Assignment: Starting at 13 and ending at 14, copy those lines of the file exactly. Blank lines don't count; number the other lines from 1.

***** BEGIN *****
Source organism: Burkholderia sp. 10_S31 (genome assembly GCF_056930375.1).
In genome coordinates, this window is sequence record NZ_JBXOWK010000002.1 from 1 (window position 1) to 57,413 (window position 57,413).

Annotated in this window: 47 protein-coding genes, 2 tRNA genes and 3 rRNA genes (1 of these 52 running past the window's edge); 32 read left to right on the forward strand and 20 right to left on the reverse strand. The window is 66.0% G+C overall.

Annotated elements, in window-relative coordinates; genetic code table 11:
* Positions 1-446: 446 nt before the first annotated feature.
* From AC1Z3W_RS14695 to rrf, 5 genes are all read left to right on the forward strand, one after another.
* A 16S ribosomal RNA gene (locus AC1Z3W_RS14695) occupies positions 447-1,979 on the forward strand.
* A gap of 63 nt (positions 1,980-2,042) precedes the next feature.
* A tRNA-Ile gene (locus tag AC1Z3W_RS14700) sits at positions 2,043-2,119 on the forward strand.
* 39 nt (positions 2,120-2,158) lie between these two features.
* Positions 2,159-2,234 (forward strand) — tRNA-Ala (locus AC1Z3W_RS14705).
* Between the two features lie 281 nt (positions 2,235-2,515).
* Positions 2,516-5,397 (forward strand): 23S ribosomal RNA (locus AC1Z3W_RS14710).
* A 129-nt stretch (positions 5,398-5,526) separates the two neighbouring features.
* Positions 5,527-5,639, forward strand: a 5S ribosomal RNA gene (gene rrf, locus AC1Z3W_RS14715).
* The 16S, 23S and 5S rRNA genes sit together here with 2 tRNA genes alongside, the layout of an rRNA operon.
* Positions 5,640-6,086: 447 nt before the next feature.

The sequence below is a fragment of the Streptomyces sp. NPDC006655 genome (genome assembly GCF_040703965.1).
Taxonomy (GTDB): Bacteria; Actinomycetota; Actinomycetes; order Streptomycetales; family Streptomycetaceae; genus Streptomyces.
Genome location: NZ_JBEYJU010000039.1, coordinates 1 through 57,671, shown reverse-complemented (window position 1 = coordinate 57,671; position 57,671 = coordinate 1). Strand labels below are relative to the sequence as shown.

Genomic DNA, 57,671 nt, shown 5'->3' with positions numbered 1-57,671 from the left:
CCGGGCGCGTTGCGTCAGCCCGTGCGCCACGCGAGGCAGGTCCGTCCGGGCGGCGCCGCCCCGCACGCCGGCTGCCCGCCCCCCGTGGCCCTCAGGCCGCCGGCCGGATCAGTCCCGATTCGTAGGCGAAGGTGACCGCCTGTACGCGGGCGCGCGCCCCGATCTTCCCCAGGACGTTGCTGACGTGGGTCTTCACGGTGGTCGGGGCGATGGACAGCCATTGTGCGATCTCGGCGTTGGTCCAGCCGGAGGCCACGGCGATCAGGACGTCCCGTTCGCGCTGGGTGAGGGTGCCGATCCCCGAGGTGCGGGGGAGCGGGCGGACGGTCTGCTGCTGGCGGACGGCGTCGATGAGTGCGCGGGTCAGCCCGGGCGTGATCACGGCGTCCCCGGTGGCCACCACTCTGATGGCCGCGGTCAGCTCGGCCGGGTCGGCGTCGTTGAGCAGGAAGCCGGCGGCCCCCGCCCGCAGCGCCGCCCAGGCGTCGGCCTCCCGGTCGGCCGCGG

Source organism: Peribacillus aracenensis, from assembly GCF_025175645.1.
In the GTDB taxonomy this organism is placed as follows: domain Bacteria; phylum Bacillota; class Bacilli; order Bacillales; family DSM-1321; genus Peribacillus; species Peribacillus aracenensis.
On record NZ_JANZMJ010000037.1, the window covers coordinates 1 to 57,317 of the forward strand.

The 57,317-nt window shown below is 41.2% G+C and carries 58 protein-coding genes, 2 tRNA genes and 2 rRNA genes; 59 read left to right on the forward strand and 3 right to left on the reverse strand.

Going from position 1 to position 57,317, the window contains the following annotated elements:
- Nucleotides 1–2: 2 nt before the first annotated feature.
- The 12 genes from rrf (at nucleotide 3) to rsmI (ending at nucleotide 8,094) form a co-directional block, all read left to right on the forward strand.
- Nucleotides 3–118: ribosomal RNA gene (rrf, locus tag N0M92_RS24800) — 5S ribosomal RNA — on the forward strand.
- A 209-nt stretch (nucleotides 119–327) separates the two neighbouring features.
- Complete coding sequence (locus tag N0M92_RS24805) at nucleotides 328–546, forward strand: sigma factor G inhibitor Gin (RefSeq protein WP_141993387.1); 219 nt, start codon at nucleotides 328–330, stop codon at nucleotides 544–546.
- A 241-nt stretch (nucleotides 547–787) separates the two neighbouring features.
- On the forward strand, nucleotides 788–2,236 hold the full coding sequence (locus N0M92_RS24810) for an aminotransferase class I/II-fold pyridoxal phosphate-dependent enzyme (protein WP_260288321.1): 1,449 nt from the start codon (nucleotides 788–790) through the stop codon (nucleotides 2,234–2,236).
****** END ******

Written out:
* Positions 2,516-5,397 (forward strand): 23S ribosomal RNA (locus AC1Z3W_RS14710).
* A 129-nt stretch (positions 5,398-5,526) separates the two neighbouring features.